I am certain any person with an iota of intellectual honesty will admit the "party party" was in fact premature (unless you like getting screwed by your own party).

Any honesty out there?


capt said...

Rep. Sestak On FISA: ‘We Should Have Stood Up And Said No’

In an interview with ThinkProgress yesterday, Rep. Joe Sestak (D-PA) expressed his disappointment with the recent revisions of the Foreign Intelligence Surveillance Act. Over the weekend, Congress capitulated to White House demands, and passed a FISA bill that unnecessarily expands the power of Attorney General Alberto Gonzales. Sestak, who was one of 183 representatives to vote against the bill, told us:

How could we have not have stood up for rights of civil liberties while ensuring the proper ability to go and listen, and just stayed during the recess if necessary. And I understand that our leadership in the caucus has to worry about how the public will perceive it, but I also know this, that ultimately, we have to, as Benjamin Franklin said, be concerned that those who give up…liberty in the name security, deserve neither liberty or security. This is a time that I strongly believe, we should have stood up and said no. Attorney General Gonzales, we’re not going to let you decide the guidelines upon which you’ll listen in on Americans.

Sestak noted that the administration had rejected a compromise bill worked out between Congressional leaders and Director of National Intelligence Mike McConnell. “We made the three major changes that [McConnell] wanted,” said Sestak. “The issue here is they just don’t want to come to the FISA court. That’s enough to tell me we need them to.”

“We had voted for a bill the evening before that had actually brought together a proper balance of the civil liberties of our citizens,” said Sestak. “We should have brought that bill up Saturday, instead of the Senate bill…we could have gotten it the next morning under majority votes. And that would have meant probably that we had to stay in session this week, and that would have forced the Senate to come back and deal with it.” Watch it:


capt said...

How can you not be cynical?

Is it any surprise that we've lost track of over 100,000 guns in Iraq? A cynic might wonder if the guns even were manufactured, let alone made it to Iraq or were just billed for by defense contractors. Either way, its our tax dollars not at work.

Missing body armor and five missing Iraqi cabinet ministers, and we're supposed to be winning this war? Can you imagine (one can fantasize) if five of Bush's cabinet went missing?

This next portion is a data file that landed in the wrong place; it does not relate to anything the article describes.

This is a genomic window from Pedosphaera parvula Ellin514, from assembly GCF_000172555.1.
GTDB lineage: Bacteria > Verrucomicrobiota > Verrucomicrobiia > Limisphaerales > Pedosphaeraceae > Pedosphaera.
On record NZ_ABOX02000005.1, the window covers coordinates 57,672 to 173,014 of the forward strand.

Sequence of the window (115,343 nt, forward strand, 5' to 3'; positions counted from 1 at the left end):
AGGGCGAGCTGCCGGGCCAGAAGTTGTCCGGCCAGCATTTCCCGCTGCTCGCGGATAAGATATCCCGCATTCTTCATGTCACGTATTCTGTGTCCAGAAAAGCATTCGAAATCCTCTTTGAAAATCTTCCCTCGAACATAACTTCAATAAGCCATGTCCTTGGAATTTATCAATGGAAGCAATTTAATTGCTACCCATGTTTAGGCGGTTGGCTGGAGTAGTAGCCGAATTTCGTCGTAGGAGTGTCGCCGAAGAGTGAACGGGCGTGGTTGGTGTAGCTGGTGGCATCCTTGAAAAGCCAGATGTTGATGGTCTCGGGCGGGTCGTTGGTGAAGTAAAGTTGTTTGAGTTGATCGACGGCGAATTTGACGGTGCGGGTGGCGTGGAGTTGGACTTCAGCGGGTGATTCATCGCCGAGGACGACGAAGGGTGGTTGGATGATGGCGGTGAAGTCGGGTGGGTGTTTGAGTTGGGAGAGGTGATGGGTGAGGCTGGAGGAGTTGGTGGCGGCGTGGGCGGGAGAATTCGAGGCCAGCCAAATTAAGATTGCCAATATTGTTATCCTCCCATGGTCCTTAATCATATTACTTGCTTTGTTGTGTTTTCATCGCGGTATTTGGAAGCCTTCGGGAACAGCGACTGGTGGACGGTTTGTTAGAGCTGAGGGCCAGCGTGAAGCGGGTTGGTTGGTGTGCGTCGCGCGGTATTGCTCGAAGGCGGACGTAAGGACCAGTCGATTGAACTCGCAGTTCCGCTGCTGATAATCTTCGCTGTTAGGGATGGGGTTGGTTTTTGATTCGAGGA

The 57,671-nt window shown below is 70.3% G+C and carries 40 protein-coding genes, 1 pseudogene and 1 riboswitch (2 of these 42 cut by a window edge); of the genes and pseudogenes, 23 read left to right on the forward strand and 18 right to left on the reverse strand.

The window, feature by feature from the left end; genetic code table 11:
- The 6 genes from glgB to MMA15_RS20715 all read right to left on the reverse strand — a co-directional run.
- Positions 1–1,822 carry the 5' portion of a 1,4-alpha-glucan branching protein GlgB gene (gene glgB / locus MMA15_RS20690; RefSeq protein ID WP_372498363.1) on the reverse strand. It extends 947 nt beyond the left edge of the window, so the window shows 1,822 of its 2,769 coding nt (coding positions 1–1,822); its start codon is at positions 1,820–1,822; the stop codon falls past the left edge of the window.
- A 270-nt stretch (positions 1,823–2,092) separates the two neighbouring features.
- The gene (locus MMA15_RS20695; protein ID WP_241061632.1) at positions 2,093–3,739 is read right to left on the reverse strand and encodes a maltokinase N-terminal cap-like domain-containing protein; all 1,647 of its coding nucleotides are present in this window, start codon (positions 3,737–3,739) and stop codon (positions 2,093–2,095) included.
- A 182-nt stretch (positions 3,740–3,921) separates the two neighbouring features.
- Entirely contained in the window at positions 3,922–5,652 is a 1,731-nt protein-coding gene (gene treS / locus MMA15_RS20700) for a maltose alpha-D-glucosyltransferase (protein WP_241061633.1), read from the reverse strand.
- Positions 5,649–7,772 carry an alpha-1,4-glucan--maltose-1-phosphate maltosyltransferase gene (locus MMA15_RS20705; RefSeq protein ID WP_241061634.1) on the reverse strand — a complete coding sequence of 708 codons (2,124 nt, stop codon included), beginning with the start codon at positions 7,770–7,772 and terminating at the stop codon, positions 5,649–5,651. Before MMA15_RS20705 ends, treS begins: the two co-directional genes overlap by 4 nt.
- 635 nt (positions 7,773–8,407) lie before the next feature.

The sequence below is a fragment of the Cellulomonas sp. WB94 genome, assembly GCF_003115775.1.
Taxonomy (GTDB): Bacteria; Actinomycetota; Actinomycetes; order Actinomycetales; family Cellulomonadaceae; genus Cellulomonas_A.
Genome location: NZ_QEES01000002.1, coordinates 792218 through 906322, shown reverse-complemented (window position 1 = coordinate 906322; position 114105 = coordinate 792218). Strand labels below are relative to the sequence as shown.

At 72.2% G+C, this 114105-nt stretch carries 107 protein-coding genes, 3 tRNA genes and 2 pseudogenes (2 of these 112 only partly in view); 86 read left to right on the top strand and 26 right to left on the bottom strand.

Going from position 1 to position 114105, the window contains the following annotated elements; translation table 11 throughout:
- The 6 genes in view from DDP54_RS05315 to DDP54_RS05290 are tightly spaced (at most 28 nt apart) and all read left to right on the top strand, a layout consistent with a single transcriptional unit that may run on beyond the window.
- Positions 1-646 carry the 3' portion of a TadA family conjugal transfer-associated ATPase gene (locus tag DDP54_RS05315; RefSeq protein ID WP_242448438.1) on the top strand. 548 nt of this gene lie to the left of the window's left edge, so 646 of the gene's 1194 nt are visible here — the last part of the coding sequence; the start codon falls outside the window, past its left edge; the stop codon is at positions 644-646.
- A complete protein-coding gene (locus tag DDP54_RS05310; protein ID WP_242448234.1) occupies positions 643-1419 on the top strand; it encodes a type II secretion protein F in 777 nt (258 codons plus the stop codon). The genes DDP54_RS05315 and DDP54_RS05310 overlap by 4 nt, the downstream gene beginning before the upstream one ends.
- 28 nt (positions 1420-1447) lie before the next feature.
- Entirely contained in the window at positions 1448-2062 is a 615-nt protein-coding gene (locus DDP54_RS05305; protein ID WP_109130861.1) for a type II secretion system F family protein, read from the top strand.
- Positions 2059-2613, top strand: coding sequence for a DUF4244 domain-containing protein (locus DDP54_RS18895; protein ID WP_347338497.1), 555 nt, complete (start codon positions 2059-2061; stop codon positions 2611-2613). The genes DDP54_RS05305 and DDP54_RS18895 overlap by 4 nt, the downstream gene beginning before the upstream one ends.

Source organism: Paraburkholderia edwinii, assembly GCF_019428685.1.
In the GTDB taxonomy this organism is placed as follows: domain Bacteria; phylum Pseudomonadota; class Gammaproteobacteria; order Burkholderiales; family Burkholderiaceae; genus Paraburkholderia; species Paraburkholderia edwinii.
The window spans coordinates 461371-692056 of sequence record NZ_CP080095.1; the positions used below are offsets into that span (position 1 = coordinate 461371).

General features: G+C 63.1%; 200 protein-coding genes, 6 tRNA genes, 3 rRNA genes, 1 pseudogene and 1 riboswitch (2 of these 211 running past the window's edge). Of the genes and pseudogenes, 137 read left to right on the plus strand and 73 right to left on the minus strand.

Meanwhile, some Democrats still run scared when faced with the (trembling in their boots, made, apparently for running) possibility some rovian ad will accuse them of being soft on terrorists.*

Hillary Clinton's cleavage and Rudy Guiliani's daughter's political crush on Barak Obama is reported as if it's hard news.

A bridge collapse dominates the television news for several days replaying the same footage over and over again as if there's nothing else going on in the world.

The latest suicide bombing in Iraq is reported but causes barely a stir, let alone outrage that for every innocent killed in Iraq an entire family is devastated.

It isn't news that American troops are quietly accepting the demands of longer tours with shorter breaks. They carry the burden of the war while the rest of the country goes on thinking that a magnet ribbon on their car proves how much they support those putting life and limb at risk.

Troops are still coming home mained for life. They have high rates of PTSD, a disorder which unless successfully treated will effect them for the rest of their lives.

Yesterday we saw George Bush and Afghan Prime Minister Harmit Karzai in a joint press conference which inspired less confidence than following Mister Magoo through a mine field.

Meanwhile, most American's don't even know that millions of people across South Asia are facing hunger after some of the worst floods in decades, amid fears of disease and fighting over supplies while mainstream news is using E! Online as their source in reporting Lindsey Lohan's latest stint in rehabilitation.